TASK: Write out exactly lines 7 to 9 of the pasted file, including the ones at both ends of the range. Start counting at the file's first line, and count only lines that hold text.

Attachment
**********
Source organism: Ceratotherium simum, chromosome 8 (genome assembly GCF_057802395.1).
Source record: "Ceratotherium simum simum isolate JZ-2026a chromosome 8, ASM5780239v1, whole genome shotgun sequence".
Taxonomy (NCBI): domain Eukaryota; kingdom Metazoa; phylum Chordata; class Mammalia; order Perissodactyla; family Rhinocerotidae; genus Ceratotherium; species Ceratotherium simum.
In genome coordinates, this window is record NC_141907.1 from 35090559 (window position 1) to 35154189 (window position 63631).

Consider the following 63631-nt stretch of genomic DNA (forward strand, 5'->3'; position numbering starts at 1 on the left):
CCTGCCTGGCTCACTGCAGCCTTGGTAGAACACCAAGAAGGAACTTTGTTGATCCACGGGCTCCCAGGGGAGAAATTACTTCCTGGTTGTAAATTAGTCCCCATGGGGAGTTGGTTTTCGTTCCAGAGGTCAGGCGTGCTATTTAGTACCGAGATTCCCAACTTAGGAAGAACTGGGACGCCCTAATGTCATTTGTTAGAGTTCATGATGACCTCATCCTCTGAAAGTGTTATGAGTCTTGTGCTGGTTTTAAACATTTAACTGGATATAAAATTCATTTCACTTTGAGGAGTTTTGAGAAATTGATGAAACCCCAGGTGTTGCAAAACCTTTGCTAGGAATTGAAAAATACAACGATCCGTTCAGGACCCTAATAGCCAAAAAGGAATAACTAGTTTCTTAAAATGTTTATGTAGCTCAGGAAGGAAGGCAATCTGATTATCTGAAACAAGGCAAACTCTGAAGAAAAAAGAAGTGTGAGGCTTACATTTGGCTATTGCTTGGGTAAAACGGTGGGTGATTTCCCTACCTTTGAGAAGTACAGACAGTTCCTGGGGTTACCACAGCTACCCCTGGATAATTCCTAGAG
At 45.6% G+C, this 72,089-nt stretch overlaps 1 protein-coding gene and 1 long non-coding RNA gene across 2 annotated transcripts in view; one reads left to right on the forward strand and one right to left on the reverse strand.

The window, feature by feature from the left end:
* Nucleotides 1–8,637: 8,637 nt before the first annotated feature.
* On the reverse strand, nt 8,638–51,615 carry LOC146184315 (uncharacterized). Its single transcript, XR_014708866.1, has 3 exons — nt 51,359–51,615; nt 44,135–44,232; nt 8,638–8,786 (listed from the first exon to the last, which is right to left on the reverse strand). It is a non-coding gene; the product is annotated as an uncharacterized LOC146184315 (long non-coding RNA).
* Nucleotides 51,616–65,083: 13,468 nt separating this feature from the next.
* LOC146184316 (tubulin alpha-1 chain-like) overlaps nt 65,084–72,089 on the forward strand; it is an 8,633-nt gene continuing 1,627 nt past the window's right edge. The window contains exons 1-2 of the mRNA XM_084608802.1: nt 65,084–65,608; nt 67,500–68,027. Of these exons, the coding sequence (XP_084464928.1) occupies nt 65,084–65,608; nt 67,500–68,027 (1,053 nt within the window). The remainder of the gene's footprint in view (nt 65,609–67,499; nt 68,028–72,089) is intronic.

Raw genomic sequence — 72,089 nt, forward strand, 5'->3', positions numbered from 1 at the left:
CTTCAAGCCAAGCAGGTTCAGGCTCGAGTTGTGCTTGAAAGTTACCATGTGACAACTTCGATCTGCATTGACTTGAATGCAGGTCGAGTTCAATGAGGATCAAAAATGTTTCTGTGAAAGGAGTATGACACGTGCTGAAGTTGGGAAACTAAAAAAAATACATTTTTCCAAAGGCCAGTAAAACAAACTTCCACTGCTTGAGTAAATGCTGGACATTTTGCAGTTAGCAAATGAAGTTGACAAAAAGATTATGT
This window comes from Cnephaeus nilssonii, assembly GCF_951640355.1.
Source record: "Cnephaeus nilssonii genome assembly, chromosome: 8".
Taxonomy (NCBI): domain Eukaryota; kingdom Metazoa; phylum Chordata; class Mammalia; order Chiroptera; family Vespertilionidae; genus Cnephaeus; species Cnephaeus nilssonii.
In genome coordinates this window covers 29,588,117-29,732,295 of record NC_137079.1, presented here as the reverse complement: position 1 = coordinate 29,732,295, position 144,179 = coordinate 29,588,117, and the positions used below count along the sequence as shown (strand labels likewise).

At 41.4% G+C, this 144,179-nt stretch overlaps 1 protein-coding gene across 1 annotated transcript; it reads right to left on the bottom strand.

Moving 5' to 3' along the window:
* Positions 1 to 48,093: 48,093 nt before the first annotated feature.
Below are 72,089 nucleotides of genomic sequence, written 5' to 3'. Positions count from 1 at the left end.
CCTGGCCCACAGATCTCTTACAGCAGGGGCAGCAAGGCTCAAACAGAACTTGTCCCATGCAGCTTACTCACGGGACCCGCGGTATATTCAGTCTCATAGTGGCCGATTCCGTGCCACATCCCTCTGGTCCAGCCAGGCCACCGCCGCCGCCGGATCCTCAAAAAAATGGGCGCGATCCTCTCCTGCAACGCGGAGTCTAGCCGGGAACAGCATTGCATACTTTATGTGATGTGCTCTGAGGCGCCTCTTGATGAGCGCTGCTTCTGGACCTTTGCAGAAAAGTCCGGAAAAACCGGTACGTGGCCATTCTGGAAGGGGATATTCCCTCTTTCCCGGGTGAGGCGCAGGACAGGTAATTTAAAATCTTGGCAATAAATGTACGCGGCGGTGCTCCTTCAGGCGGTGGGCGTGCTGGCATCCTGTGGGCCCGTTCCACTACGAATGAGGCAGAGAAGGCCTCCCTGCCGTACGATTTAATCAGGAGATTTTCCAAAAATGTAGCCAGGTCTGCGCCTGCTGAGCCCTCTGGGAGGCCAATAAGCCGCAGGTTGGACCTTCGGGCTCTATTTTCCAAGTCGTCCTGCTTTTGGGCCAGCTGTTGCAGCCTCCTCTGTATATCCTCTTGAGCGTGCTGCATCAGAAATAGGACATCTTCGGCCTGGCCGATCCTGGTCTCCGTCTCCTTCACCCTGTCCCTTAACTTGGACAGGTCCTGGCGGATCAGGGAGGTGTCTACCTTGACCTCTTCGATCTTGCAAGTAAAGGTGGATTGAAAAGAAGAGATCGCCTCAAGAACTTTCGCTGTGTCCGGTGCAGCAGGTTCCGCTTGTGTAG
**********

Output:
At 45.6% G+C, this 72,089-nt stretch overlaps 1 protein-coding gene and 1 long non-coding RNA gene across 2 annotated transcripts in view; one reads left to right on the forward strand and one right to left on the reverse strand.

The window, feature by feature from the left end:
* Nucleotides 1–8,637: 8,637 nt before the first annotated feature.